Theo Epstein said he has always known this day was coming, that he has been ready for it and eagerly anticipates the challenge of keeping his team competitive through what is frightfully close to becoming a four-year post-championship famine.

Three years ago the Cubs were supposed to be what the Astros are now; a team with a great, young nucleus and a farm system that is continually producing big league-ready players. That North Shore yacht club looks a lot more like a submarine swab crew right now, and though the front office has made a number of internal upgrades to the player development side of the organization, fruit-bearing changes in homegrown talent are at least a couple years away. With the team trying to reduce payroll and with a core that may be immovable based on need versus value, it’s entirely possible that this offseason will bear a strong resemblance to the last.

Cubs News & Notes

Today’s Theoretical KB Trade

The Reds are up today, and though trading it’s always a bit more complicated with division rivals, the two teams have history. Epstein’s second trade after taking over the Cubs was moving Sean Marshall for Travis Wood. Around here, we don’t talk about the first trade Theo made, by the way.

Using WAR alone, it’s a pretty even trade. The Reds would probably want Contreras more than they’d want KB, and Chicago gets all of Cincinnati’s Cub killers.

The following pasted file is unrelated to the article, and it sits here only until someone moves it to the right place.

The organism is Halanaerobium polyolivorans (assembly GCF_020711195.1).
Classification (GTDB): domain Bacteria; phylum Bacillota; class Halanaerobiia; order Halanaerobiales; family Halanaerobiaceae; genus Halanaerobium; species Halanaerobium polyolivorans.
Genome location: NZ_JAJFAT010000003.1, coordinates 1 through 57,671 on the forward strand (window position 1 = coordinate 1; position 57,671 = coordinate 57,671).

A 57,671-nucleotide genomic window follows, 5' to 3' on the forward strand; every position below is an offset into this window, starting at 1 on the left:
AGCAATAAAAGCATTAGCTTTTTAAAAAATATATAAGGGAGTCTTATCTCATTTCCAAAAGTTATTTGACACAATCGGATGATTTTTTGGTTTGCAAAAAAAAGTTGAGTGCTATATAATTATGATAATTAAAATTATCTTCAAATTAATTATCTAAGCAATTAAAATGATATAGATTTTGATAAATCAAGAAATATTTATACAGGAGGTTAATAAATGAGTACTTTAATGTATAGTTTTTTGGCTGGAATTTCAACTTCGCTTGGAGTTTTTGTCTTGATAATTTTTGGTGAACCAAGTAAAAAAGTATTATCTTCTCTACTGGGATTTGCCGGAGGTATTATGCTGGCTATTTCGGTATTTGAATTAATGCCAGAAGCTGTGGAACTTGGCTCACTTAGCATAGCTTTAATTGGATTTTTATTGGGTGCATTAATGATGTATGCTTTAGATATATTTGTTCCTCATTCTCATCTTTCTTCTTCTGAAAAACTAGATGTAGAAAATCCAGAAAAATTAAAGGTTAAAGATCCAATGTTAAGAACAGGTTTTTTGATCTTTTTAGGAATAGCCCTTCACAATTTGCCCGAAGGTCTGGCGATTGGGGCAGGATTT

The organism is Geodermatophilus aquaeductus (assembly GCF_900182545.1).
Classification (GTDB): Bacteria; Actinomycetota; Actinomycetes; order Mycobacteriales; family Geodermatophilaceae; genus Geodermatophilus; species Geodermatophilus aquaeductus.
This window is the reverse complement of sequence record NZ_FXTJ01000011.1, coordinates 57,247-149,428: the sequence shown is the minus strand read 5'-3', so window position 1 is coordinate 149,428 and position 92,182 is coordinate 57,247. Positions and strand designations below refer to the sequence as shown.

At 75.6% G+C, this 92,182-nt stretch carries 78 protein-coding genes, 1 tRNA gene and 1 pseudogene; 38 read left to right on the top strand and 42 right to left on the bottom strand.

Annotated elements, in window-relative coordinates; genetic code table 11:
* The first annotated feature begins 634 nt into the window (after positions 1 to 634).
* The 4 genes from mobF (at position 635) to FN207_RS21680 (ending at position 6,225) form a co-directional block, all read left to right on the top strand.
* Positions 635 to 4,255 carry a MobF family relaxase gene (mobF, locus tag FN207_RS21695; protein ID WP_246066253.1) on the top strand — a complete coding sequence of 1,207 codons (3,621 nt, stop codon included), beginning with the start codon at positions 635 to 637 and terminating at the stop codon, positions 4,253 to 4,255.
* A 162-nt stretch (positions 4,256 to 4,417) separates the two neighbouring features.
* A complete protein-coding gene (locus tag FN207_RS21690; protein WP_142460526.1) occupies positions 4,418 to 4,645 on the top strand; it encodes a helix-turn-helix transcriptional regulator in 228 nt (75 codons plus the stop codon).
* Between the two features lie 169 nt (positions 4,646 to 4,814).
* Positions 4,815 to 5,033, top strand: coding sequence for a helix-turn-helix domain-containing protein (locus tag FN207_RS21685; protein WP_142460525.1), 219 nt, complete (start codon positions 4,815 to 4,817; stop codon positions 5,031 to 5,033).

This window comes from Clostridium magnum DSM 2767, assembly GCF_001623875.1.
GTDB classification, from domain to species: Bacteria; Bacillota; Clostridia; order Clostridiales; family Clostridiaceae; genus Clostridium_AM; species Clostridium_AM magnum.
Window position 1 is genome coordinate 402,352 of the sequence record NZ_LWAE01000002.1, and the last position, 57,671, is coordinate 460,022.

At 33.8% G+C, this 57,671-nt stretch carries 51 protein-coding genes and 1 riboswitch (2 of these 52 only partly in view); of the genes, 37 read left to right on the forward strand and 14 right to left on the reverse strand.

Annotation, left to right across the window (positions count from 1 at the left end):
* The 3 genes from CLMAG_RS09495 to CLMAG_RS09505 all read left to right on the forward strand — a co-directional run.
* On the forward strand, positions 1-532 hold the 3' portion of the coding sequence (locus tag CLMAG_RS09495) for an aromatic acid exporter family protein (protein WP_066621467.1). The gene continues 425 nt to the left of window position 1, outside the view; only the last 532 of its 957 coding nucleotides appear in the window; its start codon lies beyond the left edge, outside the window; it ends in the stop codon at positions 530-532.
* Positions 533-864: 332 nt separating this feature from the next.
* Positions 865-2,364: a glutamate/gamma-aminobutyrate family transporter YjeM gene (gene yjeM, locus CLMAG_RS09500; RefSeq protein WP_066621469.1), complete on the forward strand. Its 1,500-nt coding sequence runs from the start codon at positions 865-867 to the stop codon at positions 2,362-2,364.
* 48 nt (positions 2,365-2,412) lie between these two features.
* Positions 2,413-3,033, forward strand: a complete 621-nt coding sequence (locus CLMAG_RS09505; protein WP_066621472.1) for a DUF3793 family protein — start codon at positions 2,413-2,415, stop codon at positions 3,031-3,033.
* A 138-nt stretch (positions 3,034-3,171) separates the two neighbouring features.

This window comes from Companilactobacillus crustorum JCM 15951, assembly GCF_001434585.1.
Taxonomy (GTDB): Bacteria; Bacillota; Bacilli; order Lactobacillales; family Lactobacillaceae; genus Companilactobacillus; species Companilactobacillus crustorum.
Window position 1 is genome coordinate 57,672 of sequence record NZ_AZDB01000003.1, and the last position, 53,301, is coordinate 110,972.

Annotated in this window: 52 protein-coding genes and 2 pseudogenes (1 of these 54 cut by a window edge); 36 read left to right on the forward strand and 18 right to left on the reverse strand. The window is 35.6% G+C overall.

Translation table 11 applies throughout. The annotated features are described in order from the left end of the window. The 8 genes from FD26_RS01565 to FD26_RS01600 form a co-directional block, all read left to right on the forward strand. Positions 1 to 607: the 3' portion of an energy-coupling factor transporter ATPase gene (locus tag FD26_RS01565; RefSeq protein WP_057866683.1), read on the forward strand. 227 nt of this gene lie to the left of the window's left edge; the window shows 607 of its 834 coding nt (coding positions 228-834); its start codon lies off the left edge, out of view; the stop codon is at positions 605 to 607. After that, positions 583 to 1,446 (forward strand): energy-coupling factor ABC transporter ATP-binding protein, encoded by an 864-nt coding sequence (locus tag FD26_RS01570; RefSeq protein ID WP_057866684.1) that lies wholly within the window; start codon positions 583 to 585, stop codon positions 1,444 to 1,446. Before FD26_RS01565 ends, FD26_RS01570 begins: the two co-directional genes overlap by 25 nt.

Friday Stove

Mike Trout won his third AL MVP award last night, slightly edging Alex Bregman. Cody Bellinger was the NL selection.

The Braves signed former Giants closer Will Smith to a three-year deal worth $39 million that includes an option for a fourth year at $13 million or a $1 million buyout.

Interestingly enough, Atlanta has been linked early and often to another San Francisco pitcher: Madison Bumgarner.

The Padres are also rumored to be heavily interested in Bumgarner.

Smith’s contract could bode well for Brewers’ free agent reliever Drew Pomeranz.

Yankees third baseman Miguel Andújar is drawing trade interest.

Two of the 10 players who received a qualifying offer this year have accepted. José Abreu will remain with the White Sox and Jake Odorizzi will stay with the Twins. Both players will earn $17.8 million on one-year deals in 2020.

Extra Innings

If the Cubs find a way to win it all in 2020, next November will be quite the fun time at Murphy’s Bleachers.

They Said It

  • “This was coming. It’s not like it was going to be one generation of players, and that’s it. We knew when a lot of our best players were cost-controlled, those were the years we could squeeze the most amount of talent on the roster, and there would be difficult decisions and change ahead at some point. We’re just rapidly approaching that time. That’s all.” – Theo Epstein

Friday Walk Up Song

Same Changes by Sam Phillips, also known as “Theo’s Theme.” Phillips does a hell of a job of channeling the Rubber Soul-era Beatles with this wonderful song. You may also recognize the former Christian Contemporary singer as sadistic badass Katya in the movie Die Hard With a Vengeance.